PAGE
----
Friday, January 15, 2010

On Criticism

Criticism, friends, is perhaps 'the' paramount contributor to interpersonal strife, and more importantly, marrital strife. Besides for the obvious "being worthy of criticism" or not, the two main components to this phenomenon are how criticism is given and how criticism is taken.

I would suppose the main reason why individuals feel the need to give criticism in marriage is a certain infallible image they had about their spouse which there has been reason for them to become disillusioned with, which obviously makes them feel deeply and emotionally disappointed.

This is a topic that interests me not only because I hope to have a romantic relationship with someone in the future, and know that it usually ends in criticism battles, "wars of justification" if you will, but more importantly, going back to the "criticism worthy" point, because I myself am generally more worthy of criticism than most people, yet I can rarely remember attempting to reveal to someone the injustice of their ways unless I had first been criticized by them. Only at that point would I try to show them that they themselves are not free of blame.

Personally, I don't think it's healthy or possible not to criticize, and I certainly don't hope to avoid it. But within the "תורת הביקורת", I feel there are some very simplistic guidelines which would help:

In regards to giving criticism: to try not to criticize your spouse when possible, and to overlook all injustices done towards you, and not take to heart all unmet expectations disillusionments about them. And when criticism is necessary, to do it in a cordial, friendly and not overly serious manner. Rather then "Why are you never home and having relations with someone else?!", perhaps "You know (name), I think it would be nice if you were home once in a while and didn't have sexual relationships with other people", etc.

In regards to getting criticism: once having had your attention brought to a negative aspect of yourself, to try to refrain from such actions in the future, and not to instead question the very legitimacy of the criticism, considering the critic is no less worthy of criticism.

It should be kept in mind though, that many times even people who marry and are in love have deep and intrinsic differences, and at times cannot possibly hope to meet each others needs and desires on all levels. The love itself is just the illusion of unity. But it is just such an illusion which brought them together, and just such an illusion which must exist if any man and woman are going to be living in any amount of harmony with each other. Unless they concentrate on child-rearing and act as divorcees under their own roof. ...which is also an option. Well, that or divorce, which is sometimes called for...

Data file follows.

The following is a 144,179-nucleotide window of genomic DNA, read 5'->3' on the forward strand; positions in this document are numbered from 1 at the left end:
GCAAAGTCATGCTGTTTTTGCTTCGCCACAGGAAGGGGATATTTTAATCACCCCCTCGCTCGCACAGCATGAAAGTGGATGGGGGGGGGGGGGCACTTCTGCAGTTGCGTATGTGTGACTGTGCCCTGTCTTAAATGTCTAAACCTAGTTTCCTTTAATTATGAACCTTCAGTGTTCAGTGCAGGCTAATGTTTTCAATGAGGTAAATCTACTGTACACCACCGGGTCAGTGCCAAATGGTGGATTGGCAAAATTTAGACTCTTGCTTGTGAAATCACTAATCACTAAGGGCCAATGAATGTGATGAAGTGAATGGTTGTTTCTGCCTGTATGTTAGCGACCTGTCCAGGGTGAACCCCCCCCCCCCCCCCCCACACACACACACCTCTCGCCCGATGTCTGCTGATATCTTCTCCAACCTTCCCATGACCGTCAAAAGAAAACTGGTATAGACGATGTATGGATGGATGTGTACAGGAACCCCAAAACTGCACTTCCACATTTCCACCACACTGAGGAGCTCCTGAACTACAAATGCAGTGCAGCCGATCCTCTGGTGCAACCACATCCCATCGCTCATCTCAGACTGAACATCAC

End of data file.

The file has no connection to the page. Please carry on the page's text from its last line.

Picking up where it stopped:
kisarita said...

nice post. some people are more sensitive to criticism than others. I personally am incredibly sensitive. Criticism phrased as a suggestion is probably more effective for people like me.

You are right, most people criticize in self defense. All good intentions go to the wind. you remember my post about my older neighbor, i started by trying to be nice, but when she continued (to the point of waking me up when I'm sleeping!) I have just let go and told her every mean thing in the book. Not very proud of that. And it sure didn't help matters either.
saying sorry never hurts.

הצעיר שלמה בן רפאל לבית שריקי ס"ט said...

Thank you for reading madam.

Criticism phrased as a suggestion is undoubtedly more effective for everyone. Surely you've read Dale Carnegie? : )

"You are right, most people criticize in self defense."- That is untrue. There are definite aggressors. It cannot be said that neither party, or neither spouse, is truly culpable. Just like the Arab-Israeli conflict; "somebody" started it!

"you remember my post about my older neighbor"- Yes, but I still don't believe much is accomplished through voice-raising. My personal belief is that every conflict can be sorted out on couches, in good humor, over cigarettes and whiskey...